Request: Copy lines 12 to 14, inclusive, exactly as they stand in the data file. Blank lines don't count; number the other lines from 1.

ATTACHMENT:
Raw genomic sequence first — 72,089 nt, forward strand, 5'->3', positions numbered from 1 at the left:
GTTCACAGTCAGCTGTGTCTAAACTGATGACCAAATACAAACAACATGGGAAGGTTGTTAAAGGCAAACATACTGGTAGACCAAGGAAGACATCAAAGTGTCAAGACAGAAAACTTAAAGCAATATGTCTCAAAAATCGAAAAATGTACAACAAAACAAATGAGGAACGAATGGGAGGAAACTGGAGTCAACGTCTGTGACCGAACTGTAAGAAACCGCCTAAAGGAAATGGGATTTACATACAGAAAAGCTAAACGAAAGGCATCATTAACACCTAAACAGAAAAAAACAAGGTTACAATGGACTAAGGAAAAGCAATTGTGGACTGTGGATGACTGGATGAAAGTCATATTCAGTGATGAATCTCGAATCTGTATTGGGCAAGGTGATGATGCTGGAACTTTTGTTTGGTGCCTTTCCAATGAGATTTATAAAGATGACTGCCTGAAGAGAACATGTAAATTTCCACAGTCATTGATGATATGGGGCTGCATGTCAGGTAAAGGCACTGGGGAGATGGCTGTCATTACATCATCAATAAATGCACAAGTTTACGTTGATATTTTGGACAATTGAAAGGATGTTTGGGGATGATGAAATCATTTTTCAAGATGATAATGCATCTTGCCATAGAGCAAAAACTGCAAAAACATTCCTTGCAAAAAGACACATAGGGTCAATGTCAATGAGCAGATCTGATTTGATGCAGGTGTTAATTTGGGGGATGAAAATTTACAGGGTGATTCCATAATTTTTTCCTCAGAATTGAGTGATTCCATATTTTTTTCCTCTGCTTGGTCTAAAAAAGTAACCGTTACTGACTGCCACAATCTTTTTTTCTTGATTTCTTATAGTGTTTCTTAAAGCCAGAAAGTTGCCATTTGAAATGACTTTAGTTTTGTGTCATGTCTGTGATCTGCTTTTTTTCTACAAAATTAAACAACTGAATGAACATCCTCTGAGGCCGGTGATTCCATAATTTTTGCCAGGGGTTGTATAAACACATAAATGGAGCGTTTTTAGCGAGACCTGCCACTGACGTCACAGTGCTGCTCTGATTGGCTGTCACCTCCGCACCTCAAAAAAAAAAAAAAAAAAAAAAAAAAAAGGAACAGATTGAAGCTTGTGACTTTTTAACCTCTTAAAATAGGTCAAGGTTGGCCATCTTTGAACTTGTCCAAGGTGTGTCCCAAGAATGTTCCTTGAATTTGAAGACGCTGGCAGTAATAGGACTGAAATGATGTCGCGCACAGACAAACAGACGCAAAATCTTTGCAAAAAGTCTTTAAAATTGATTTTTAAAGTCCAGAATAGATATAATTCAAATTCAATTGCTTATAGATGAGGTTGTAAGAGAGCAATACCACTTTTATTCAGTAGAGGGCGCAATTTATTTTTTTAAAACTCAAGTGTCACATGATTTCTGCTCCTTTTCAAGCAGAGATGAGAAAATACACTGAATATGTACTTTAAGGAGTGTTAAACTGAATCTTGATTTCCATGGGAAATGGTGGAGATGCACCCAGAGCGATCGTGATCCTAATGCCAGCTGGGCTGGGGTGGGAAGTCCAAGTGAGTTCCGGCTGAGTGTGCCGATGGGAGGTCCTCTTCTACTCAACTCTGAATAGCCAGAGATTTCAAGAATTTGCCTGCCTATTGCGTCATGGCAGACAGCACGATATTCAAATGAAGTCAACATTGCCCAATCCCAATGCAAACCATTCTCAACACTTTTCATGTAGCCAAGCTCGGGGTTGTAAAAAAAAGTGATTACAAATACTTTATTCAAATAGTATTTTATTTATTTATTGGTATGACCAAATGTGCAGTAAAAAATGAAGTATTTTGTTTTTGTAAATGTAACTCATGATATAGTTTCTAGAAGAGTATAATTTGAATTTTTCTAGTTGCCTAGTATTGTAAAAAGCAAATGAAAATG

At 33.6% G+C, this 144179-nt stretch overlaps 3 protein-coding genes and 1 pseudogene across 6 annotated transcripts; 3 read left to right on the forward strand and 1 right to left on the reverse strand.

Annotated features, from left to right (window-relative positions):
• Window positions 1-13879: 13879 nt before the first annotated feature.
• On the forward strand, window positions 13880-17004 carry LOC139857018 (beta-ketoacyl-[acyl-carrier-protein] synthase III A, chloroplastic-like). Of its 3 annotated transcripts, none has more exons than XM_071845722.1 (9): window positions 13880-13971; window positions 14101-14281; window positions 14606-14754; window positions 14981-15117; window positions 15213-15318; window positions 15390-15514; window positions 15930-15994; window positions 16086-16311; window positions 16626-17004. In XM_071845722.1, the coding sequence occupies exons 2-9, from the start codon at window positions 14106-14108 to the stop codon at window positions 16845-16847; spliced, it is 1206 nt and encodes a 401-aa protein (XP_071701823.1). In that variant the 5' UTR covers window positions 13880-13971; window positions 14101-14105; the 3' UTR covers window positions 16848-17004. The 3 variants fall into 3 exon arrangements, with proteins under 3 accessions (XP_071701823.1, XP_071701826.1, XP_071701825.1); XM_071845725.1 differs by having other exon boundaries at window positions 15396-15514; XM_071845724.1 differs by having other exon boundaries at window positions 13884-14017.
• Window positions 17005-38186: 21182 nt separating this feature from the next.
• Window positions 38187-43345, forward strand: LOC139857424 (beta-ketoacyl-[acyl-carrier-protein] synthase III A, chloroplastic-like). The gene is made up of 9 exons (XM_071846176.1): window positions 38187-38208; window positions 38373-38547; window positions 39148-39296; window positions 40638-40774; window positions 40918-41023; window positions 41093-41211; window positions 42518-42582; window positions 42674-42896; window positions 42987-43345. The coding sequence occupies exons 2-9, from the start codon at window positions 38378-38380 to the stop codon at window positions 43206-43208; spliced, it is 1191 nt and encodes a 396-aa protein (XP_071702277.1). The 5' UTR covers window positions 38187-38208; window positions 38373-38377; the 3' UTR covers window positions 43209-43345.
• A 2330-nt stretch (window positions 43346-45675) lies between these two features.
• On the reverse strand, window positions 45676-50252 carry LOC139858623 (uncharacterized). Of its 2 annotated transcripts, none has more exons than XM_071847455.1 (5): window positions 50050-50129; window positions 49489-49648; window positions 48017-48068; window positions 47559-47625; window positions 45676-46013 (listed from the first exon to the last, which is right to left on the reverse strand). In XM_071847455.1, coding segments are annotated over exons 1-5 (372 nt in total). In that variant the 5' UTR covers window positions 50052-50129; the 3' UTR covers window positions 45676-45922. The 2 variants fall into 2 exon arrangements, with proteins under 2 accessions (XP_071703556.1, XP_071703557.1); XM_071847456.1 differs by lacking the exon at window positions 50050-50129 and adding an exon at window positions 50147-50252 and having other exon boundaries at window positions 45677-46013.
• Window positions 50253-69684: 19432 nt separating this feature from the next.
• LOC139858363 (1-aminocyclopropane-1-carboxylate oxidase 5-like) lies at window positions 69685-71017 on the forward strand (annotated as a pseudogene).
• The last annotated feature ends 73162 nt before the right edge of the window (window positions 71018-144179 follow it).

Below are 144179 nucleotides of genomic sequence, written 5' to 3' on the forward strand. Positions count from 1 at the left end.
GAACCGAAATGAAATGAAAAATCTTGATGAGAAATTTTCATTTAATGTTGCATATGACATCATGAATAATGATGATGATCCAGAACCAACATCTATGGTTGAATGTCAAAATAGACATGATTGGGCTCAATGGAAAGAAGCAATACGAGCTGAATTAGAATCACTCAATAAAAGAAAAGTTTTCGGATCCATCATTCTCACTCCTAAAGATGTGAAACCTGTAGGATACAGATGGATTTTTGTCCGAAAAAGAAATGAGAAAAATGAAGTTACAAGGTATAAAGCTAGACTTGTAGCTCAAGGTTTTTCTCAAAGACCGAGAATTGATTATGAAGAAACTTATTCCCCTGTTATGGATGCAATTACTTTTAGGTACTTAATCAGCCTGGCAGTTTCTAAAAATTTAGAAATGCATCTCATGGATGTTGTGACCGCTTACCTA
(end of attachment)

• LOC139858363 (1-aminocyclopropane-1-carboxylate oxidase 5-like) lies at window positions 69685-71017 on the forward strand (annotated as a pseudogene).
• The last annotated feature ends 73162 nt before the right edge of the window (window positions 71018-144179 follow it).

Below are 144179 nucleotides of genomic sequence, written 5' to 3' on the forward strand. Positions count from 1 at the left end.